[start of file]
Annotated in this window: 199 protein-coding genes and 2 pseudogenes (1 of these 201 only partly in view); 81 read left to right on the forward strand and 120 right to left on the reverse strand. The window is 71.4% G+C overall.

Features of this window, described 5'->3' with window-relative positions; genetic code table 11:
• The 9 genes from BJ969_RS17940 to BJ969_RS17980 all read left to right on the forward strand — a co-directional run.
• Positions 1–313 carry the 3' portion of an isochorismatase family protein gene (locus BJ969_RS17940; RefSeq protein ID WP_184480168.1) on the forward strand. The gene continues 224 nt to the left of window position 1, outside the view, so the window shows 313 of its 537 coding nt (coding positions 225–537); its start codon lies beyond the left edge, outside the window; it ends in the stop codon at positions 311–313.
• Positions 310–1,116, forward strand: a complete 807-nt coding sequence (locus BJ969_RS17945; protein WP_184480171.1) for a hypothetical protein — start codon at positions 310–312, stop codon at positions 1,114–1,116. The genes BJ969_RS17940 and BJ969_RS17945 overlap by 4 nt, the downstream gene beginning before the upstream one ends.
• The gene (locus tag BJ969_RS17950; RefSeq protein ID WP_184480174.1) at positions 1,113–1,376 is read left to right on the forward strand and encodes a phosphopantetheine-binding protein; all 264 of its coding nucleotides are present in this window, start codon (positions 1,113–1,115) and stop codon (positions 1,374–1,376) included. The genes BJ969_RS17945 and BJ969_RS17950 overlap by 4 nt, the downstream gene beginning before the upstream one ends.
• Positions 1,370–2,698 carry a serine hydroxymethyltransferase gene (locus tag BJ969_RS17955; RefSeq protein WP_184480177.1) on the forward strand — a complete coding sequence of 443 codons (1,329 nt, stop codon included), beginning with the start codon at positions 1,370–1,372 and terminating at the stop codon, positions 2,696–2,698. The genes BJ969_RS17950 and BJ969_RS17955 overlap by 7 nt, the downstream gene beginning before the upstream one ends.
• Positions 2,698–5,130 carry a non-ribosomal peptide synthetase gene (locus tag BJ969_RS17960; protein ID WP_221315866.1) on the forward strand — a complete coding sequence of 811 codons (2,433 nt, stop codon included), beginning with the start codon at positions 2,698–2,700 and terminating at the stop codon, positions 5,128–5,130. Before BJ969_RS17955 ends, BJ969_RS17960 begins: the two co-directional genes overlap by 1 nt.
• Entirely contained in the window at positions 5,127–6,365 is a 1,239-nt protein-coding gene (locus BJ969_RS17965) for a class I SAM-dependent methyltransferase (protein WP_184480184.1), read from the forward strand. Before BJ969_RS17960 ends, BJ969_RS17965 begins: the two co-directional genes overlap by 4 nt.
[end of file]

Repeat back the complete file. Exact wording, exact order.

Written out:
Annotated in this window: 199 protein-coding genes and 2 pseudogenes (1 of these 201 only partly in view); 81 read left to right on the forward strand and 120 right to left on the reverse strand. The window is 71.4% G+C overall.

Features of this window, described 5'->3' with window-relative positions; genetic code table 11:
• The 9 genes from BJ969_RS17940 to BJ969_RS17980 all read left to right on the forward strand — a co-directional run.
• Positions 1–313 carry the 3' portion of an isochorismatase family protein gene (locus BJ969_RS17940; RefSeq protein ID WP_184480168.1) on the forward strand. The gene continues 224 nt to the left of window position 1, outside the view, so the window shows 313 of its 537 coding nt (coding positions 225–537); its start codon lies beyond the left edge, outside the window; it ends in the stop codon at positions 311–313.
• Positions 310–1,116, forward strand: a complete 807-nt coding sequence (locus BJ969_RS17945; protein WP_184480171.1) for a hypothetical protein — start codon at positions 310–312, stop codon at positions 1,114–1,116. The genes BJ969_RS17940 and BJ969_RS17945 overlap by 4 nt, the downstream gene beginning before the upstream one ends.
• The gene (locus tag BJ969_RS17950; RefSeq protein ID WP_184480174.1) at positions 1,113–1,376 is read left to right on the forward strand and encodes a phosphopantetheine-binding protein; all 264 of its coding nucleotides are present in this window, start codon (positions 1,113–1,115) and stop codon (positions 1,374–1,376) included. The genes BJ969_RS17945 and BJ969_RS17950 overlap by 4 nt, the downstream gene beginning before the upstream one ends.
• Positions 1,370–2,698 carry a serine hydroxymethyltransferase gene (locus tag BJ969_RS17955; RefSeq protein WP_184480177.1) on the forward strand — a complete coding sequence of 443 codons (1,329 nt, stop codon included), beginning with the start codon at positions 1,370–1,372 and terminating at the stop codon, positions 2,696–2,698. The genes BJ969_RS17950 and BJ969_RS17955 overlap by 7 nt, the downstream gene beginning before the upstream one ends.
• Positions 2,698–5,130 carry a non-ribosomal peptide synthetase gene (locus tag BJ969_RS17960; protein ID WP_221315866.1) on the forward strand — a complete coding sequence of 811 codons (2,433 nt, stop codon included), beginning with the start codon at positions 2,698–2,700 and terminating at the stop codon, positions 5,128–5,130. Before BJ969_RS17955 ends, BJ969_RS17960 begins: the two co-directional genes overlap by 1 nt.
• Entirely contained in the window at positions 5,127–6,365 is a 1,239-nt protein-coding gene (locus BJ969_RS17965) for a class I SAM-dependent methyltransferase (protein WP_184480184.1), read from the forward strand. Before BJ969_RS17960 ends, BJ969_RS17965 begins: the two co-directional genes overlap by 4 nt.